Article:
Walk the Line. Ray. Coal Miner’s Daughter. Bird. The list goes on. Factor in the forthcoming Control (about Ian Curtis) and See Me Feel Me (about Who drummer Keith Moon) and it’s obvious that the musician biopic film isn’t going to die out any time soon, and for good reason. Studios love ‘em: each movie comes with its own built-in audience, serves as great Oscar bait, and has a long life on video as a historical document. These films introduce whole new generations to the music of both celebrated and neglected legends, and gives new context to songs that are sometimes half-a-century old. Sometimes they’re miraculously successful (Walk the Line) and sometimes they just don’t live up to the legacy of the artist being covered (The Doors and any made-for-TV movie covering Brian Wilson’s life). Yet no matter how good or bad these films are, we have a hard time looking away: the Behind the Music factor is too strong, the music too good, and our investment is only two hours.
And then came “The Sparrow”.
Édith Piaf is the quintessential French singer. Her life has been anthologized and mythologized almost as much as her music, and any single year of her life would be a dramatic full-length movie in itself. Born Édith Giovanna Gassion, she was raised in the streets, conjuring cash out of customers during her father’s traveling show, eventually being “discovered” after singing on a street corner. Cabaret owner Louis Leplée groomed Piaf for stardom, and gave her the stage name “La Môme Piaf” (roughly translating as “the little sparrow”). Seeing her live was an event in itself: this young petite woman had a voice that could shake an entire theater. She courted countless lovers during her years, usually songwriters who she collaborated with and then dumped as soon as she became bored with them. Yet the songs that were produced were tailored specifically for her: “La Vie En Rose”, “Milord”, “Mon Légionnaire”—the list goes on. Each of these songs was about being raised in the streets, fighting against the odds, and rising above the travesties of one’s own life. The French populace connected to these themes time and time again, each song being the template that every single Paris-bound chanteuse is compared to, though the comparison is often futile: no one, ever, will replace Piaf’s stature in music history.
Divorced from the movie’s images, the soundtrack to La Vie En Rose (known simply as La Môme overseas) serves as a very concise best-of album. The disc itself is divided into three parts: Piaf’s original recordings, Christopher Gunning’s original score, and additional music from the film, most interpretations by Jil Aigrot, the singing voice of the Sparrow in the movie. It should go without saying that the original Piaf recordings far-and-away outshine everything else on the disc.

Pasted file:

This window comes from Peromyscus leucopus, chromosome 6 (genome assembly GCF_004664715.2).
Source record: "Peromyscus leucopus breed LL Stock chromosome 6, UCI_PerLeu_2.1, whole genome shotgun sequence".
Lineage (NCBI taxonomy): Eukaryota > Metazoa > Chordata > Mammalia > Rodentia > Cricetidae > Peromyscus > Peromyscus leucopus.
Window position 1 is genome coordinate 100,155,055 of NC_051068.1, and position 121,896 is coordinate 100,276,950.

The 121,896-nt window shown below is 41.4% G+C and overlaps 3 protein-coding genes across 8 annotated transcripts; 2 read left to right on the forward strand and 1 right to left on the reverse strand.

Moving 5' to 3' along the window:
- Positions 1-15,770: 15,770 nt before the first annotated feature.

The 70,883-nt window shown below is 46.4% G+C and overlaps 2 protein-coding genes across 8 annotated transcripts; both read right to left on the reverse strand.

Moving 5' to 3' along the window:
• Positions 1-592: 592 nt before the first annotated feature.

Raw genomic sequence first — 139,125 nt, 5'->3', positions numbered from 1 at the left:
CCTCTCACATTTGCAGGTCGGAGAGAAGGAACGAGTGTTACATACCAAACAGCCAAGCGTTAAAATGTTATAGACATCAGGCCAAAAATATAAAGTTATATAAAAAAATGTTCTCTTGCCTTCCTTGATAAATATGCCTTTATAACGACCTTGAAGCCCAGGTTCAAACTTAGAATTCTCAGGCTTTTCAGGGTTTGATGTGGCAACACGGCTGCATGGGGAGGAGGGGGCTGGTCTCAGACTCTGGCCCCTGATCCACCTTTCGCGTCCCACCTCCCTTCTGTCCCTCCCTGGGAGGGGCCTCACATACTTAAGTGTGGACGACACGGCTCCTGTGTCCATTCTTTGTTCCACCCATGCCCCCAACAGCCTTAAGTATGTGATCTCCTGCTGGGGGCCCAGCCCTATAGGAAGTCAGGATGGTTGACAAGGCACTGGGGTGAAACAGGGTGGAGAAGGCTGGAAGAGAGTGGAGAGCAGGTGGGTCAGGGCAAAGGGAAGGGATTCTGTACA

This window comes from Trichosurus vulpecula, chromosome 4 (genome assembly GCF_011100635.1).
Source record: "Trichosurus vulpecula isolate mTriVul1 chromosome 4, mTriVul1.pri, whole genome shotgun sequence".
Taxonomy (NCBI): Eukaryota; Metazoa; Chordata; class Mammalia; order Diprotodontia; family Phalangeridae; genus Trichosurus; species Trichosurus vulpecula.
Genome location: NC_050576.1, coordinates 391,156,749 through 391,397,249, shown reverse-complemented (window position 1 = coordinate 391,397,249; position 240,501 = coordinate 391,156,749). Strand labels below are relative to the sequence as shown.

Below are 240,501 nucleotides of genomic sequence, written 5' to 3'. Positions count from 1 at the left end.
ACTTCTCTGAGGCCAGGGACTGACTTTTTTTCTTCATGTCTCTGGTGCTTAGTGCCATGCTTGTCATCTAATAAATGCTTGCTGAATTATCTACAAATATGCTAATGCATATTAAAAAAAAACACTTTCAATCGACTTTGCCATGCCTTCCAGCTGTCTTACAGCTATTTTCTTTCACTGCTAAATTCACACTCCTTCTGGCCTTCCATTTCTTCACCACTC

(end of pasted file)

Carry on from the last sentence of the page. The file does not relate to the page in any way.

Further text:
The disc opens in melodramatic fashion with “Heaven Have a Mercy”. For many, these will be the first words they ever hear of Piaf: “No more smiles / No more tears / No more prayers / No more fears.” It may seem a bit heavy-handed, but it perfectly sums up the dramatic up-and-down life she held. The words by themselves may not seem all that powerful, but this simply shows another reason why Piaf is so great: she added drama to each song. Like Sinatra, she knew how to emphasize words, inflecting them in such a dramatic way that you never once question the authenticity of her conviction. The Tin Pan Alley playfulness of “Milord” is Piaf at her best, flirting with every line, a wry smile attached to her face. Even when singing in English on the title track, the overall effect is not lost: there’s the slight French accent curving her words, but her words come out as clear as a bell. One could go on about the highlights: the playful introduction of “Padam Padam” leads to some beautifully held-out notes, Piaf’s shy vulnerability on “L’Hymne a L’Amour” and so on. As a crash course, the first eleven tracks serve as an absolutely perfect introduction as to what made Miss Gassion one of the greatest divas of all time.
The rest of the soundtrack isn’t necessarily forgettable, but few things can compare after Piaf’s show-stopping opening act. Christopher Gunning’s score is pleasant and typical of your run-of-the-mill movie drama, but he gets credits for incorporating “Mon Légionnaire” into the orchestrations. Most stunning is the choir-backed “L’Eveil”, riding on a soft cloud-like melody with a waltz tempo. Jil Aigrot gives a mighty attempt at trying to imitate Piaf’s originals, and though the cadence of her voice is spot-on, Aigrot lacks the volume that Piaf had, singing somewhat casually compared to Edith’s “each-note-is-my-last” conviction. It’s a remarkable imitation, but it ultimately is just that: an imitation.
At 27 tracks, the soundtrack demands a lot of its listener, but those with patience will be rewarded. Though some run-of-the-mill greatest hits compilation might do the job, here we not only have an impeccably sequenced run-down of Piaf’s hits, but we also have Jil Aigrot & others to compare the Sparrow to, proving just how unique Piaf was. Even 44 years after her death, Piaf remains a true icon, featuring one of the most spectacular song canons in pop history. We don’t need a movie to be reminded of why she was great in the first place, but having one certainly doesn’t hurt.